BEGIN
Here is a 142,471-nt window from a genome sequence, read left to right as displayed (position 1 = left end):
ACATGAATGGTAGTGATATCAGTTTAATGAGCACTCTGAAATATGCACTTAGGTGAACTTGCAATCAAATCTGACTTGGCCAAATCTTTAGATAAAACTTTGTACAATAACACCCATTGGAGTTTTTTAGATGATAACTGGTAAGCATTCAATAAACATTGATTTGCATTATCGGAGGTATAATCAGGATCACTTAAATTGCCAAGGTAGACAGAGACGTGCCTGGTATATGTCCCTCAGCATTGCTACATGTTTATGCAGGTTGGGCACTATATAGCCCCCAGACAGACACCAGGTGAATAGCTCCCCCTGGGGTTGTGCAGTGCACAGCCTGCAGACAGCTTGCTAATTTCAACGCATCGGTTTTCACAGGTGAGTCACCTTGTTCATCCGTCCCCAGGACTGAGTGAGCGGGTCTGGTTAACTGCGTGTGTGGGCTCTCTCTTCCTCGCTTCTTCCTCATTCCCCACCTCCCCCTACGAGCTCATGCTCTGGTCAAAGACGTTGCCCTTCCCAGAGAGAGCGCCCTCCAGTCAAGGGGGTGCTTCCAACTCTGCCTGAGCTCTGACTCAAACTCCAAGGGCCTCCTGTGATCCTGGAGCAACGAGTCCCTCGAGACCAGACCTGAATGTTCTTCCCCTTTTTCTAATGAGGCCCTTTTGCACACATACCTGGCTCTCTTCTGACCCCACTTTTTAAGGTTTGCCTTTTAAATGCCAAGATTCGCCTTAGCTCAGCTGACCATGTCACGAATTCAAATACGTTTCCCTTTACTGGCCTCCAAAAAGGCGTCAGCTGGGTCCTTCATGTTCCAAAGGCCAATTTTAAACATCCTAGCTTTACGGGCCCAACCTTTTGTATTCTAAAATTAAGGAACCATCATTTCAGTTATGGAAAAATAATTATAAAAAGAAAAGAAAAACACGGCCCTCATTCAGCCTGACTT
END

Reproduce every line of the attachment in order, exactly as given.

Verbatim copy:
Here is a 142,471-nt window from a genome sequence, read left to right as displayed (position 1 = left end):
ACATGAATGGTAGTGATATCAGTTTAATGAGCACTCTGAAATATGCACTTAGGTGAACTTGCAATCAAATCTGACTTGGCCAAATCTTTAGATAAAACTTTGTACAATAACACCCATTGGAGTTTTTTAGATGATAACTGGTAAGCATTCAATAAACATTGATTTGCATTATCGGAGGTATAATCAGGATCACTTAAATTGCCAAGGTAGACAGAGACGTGCCTGGTATATGTCCCTCAGCATTGCTACATGTTTATGCAGGTTGGGCACTATATAGCCCCCAGACAGACACCAGGTGAATAGCTCCCCCTGGGGTTGTGCAGTGCACAGCCTGCAGACAGCTTGCTAATTTCAACGCATCGGTTTTCACAGGTGAGTCACCTTGTTCATCCGTCCCCAGGACTGAGTGAGCGGGTCTGGTTAACTGCGTGTGTGGGCTCTCTCTTCCTCGCTTCTTCCTCATTCCCCACCTCCCCCTACGAGCTCATGCTCTGGTCAAAGACGTTGCCCTTCCCAGAGAGAGCGCCCTCCAGTCAAGGGGGTGCTTCCAACTCTGCCTGAGCTCTGACTCAAACTCCAAGGGCCTCCTGTGATCCTGGAGCAACGAGTCCCTCGAGACCAGACCTGAATGTTCTTCCCCTTTTTCTAATGAGGCCCTTTTGCACACATACCTGGCTCTCTTCTGACCCCACTTTTTAAGGTTTGCCTTTTAAATGCCAAGATTCGCCTTAGCTCAGCTGACCATGTCACGAATTCAAATACGTTTCCCTTTACTGGCCTCCAAAAAGGCGTCAGCTGGGTCCTTCATGTTCCAAAGGCCAATTTTAAACATCCTAGCTTTACGGGCCCAACCTTTTGTATTCTAAAATTAAGGAACCATCATTTCAGTTATGGAAAAATAATTATAAAAAGAAAAGAAAAACACGGCCCTCATTCAGCCTGACTT